Saturday Readings

Syria Is The Key To Stability In The Middle East Former Secretary of State Condoleeza Rice contends that the Syrian crisis is much more than a humanitarian one and that a failure to end the year-long civil war has grave consequences.

“The conflict in Syria is pushing Iraq and others to the breaking point. At the same time, U.S. disengagement has tempted Iraqi politicians to move toward sectarian allies for survival. If Prime Minister Nouri al-Maliki cannot count on the Americans, he will take no risks with Tehran.

“The great mistake of the past year has been to define the conflict with Bashar al-Assad’s regime as a humanitarian one. The regime in Damascus has been brutal, and many innocent people have been slaughtered. But this was no replay of Libya. Much more is at stake,” Rice writes in The Washington Post.

Comprehensive Plan Needed To Promote Economic Growth
James Pethokoukis of the American Enterprise Institute lays out his economic growth plan, one that combines “a full spectrum solution reforming education, regulation, immigration, and entitlements.”

“Any plan must result in a system that rewards innovation and work, not lobbying and cronyism. It would ideally generate enough revenue to pay for government without raising taxes on middle-income families. And it must be politically doable,” he asserts.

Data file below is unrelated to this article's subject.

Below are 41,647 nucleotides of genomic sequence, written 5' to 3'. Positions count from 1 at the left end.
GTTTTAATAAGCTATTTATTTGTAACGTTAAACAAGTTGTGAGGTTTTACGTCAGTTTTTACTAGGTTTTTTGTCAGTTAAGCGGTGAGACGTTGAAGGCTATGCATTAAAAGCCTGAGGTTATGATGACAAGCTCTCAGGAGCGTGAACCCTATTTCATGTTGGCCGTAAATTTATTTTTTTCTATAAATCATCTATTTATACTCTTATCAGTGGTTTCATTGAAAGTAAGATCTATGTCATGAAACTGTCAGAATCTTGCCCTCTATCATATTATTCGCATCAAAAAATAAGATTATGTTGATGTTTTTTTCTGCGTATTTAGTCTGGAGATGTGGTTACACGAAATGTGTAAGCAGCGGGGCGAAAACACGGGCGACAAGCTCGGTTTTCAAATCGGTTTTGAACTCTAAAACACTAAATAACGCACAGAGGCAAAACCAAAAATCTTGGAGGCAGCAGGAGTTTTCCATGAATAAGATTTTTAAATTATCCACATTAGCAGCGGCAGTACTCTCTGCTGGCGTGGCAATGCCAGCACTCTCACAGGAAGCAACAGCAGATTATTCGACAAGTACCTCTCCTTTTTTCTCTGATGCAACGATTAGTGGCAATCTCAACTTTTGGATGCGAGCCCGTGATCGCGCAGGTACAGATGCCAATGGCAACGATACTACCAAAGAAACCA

US And Mexican Relations
Any talk of Mexico generally involves immigration and its impact on the labor force, but the US should take another look because Mexico is emerging as a much stronger neighbor. And the first place they might look is on the store shelves.

“Mexico is already the world’s biggest exporter of flat-screen televisions, BlackBerrys and fridge-freezers, and is climbing up the rankings in cars, aerospace and more. On present trends, by 2018 America will import more from Mexico than from any other country. “Made in China” is giving way to “Hecho en México,” notes the Economist.

Is Afghanistan’s President Hamid Karzai still an American ally?
“In a broken country whose main glory is its history of defeating invading empires, this insult is pernicious and hard to brush off. Brought to power by the U.S. invasion, Mr. Karzai understands that his legitimacy and future survival depend on proving that he is no puppet of the Western unbelievers—no matter how much he actually depends on their money and troops,” writes Yaroslav Trofimov in The Wall Street Journal.

 

 

 

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